I have a love hate relationship with my sons’ favorite toys.


On the plus side, they are hours upon hours of fun. They help young minds conceptualize, construct and be creative. That’s why I buy them. That’s why I fork over big bucks for them. Which brings me to my next point:

They are eye-popping, jaw-dropping, brain-blowing expensive. You know that feeling you get in the pit of your stomach when you’ve just checked out of Costco and you’re sitting there eating your hot dog, looking at your receipt and wondering to yourself, “what the heck just happened? How did I spend all that?” That’s how I feel every time I check out with a set of Legos. I saw the sticker price on the shelf, but somehow I can’t help but ask the cashier, “I’m sorry, how much?”

The boys got a few Lego sets for Christmas. But now they “really, really, really, really want” another set. This time from the Star Wars collection. Out of morbid curiosity I looked it up on Amazon to get a ballpark figure. Are you sitting down? $239.99. That’s in American dollars. 239 bucks for plastic bricks. Plus tax. Granted, they’ve paid for a registered trademark to market said bricks, but still.

If I, as a parent, am supposed to teach the life lesson of delayed gratification to my little protégés, how are little boys supposed to save that kind of money?? By the time they’re finished pulling that many weeds, they’ll want a car.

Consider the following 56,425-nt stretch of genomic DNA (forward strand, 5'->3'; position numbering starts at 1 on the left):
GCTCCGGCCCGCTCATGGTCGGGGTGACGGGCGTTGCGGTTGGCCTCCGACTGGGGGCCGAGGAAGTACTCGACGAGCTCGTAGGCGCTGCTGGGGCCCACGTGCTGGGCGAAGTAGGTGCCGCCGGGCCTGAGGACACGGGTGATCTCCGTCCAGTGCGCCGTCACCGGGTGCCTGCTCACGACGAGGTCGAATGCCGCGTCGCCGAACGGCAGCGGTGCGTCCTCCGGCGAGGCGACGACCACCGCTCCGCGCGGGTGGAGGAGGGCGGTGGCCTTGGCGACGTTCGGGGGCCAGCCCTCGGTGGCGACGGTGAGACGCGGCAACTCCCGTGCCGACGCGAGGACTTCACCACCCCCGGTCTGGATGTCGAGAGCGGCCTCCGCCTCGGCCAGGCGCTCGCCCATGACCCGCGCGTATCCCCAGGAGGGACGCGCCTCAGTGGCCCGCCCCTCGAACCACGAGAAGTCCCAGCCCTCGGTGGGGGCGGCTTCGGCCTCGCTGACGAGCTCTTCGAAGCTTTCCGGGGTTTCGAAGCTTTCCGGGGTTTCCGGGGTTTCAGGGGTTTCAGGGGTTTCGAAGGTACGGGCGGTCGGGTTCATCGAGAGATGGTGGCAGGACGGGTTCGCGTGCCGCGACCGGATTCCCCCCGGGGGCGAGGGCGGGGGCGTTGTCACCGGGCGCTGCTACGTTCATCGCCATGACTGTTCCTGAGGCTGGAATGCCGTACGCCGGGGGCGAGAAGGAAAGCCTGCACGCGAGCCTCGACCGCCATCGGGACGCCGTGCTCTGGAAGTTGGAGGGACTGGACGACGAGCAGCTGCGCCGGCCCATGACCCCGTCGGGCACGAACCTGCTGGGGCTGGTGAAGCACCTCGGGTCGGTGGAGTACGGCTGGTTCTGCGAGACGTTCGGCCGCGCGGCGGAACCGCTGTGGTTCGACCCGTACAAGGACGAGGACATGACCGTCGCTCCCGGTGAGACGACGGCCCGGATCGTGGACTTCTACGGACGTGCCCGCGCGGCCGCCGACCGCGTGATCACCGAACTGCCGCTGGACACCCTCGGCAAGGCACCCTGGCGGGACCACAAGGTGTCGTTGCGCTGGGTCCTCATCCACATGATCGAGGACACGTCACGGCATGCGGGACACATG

We did brainstorm a few entrepreneurial ideas with them, but reaching that three-digit figure just seemed too daunting.  They even tried to lower their sights and browsed other Lego sets that were less expensive. They settled on a $139.99 set. Wow.

Why doesn’t Lego have any competition? Have they patented the interlocking plastic brick so tightly, no one can produce a generic brand? Aren’t there laws against monopolies like this?

And then, of course, there’s the size issue. All those teeny weeny, tiny pieces. And those bookoo buck sets? They get made once. After that, the microscopic pieces get scattered and mixed in with all the other Legos. That’s assuming all the Legos are in one spot. The bite sized bricks are the perfect size for hiding in between the couch cushions, under the refrigerator, even that little tunnel where the seat belt buckle comes up out of the seat. I’d really like to know, has anyone ever put together an entire Lego set twice?

But I will say this: Legos have stood the test of time. Most boys are so sold on video games at these ages, toys have a hard time holding their attention anymore. Except for Legos!

So I think we’ll keep brainstorming business plans so our budding entrepreneurs can start their very own “Lego fund.”

That means Santa’s out. Angel investors are in.

Margaret Anderson is a BYU graduate, returned missionary, freelance writer, and mother of four small children. You can read more at www.jamsandpickles.wordpress.com